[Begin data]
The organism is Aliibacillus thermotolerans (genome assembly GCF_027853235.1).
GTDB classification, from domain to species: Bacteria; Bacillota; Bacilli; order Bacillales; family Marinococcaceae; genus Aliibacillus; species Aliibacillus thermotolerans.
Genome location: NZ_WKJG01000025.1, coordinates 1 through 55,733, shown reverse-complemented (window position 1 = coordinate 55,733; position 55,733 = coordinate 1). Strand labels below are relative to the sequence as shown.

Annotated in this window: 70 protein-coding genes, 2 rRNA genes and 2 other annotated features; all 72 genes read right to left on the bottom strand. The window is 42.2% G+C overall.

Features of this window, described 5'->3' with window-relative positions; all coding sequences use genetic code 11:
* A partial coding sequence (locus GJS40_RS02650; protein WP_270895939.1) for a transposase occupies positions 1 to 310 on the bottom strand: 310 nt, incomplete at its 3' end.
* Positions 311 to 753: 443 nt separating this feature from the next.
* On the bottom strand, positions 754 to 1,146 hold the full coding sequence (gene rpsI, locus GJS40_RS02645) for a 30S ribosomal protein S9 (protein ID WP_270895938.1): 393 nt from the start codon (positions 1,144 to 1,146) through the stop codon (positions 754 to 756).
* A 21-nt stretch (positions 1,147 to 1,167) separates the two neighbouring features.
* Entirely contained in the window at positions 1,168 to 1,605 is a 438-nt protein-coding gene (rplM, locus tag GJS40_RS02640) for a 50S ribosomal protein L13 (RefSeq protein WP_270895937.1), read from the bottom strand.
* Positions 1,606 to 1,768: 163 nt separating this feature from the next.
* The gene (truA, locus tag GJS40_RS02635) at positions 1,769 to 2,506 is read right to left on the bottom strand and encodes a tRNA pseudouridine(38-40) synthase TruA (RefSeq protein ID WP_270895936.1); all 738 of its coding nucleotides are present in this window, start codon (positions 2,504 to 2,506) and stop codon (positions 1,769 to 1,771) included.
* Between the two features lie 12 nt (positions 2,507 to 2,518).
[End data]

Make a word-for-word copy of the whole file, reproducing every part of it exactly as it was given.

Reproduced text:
The organism is Aliibacillus thermotolerans (genome assembly GCF_027853235.1).
GTDB classification, from domain to species: Bacteria; Bacillota; Bacilli; order Bacillales; family Marinococcaceae; genus Aliibacillus; species Aliibacillus thermotolerans.
Genome location: NZ_WKJG01000025.1, coordinates 1 through 55,733, shown reverse-complemented (window position 1 = coordinate 55,733; position 55,733 = coordinate 1). Strand labels below are relative to the sequence as shown.

Annotated in this window: 70 protein-coding genes, 2 rRNA genes and 2 other annotated features; all 72 genes read right to left on the bottom strand. The window is 42.2% G+C overall.

Features of this window, described 5'->3' with window-relative positions; all coding sequences use genetic code 11:
* A partial coding sequence (locus GJS40_RS02650; protein WP_270895939.1) for a transposase occupies positions 1 to 310 on the bottom strand: 310 nt, incomplete at its 3' end.
* Positions 311 to 753: 443 nt separating this feature from the next.
* On the bottom strand, positions 754 to 1,146 hold the full coding sequence (gene rpsI, locus GJS40_RS02645) for a 30S ribosomal protein S9 (protein ID WP_270895938.1): 393 nt from the start codon (positions 1,144 to 1,146) through the stop codon (positions 754 to 756).
* A 21-nt stretch (positions 1,147 to 1,167) separates the two neighbouring features.
* Entirely contained in the window at positions 1,168 to 1,605 is a 438-nt protein-coding gene (rplM, locus tag GJS40_RS02640) for a 50S ribosomal protein L13 (RefSeq protein WP_270895937.1), read from the bottom strand.
* Positions 1,606 to 1,768: 163 nt separating this feature from the next.
* The gene (truA, locus tag GJS40_RS02635) at positions 1,769 to 2,506 is read right to left on the bottom strand and encodes a tRNA pseudouridine(38-40) synthase TruA (RefSeq protein ID WP_270895936.1); all 738 of its coding nucleotides are present in this window, start codon (positions 2,504 to 2,506) and stop codon (positions 1,769 to 1,771) included.
* Between the two features lie 12 nt (positions 2,507 to 2,518).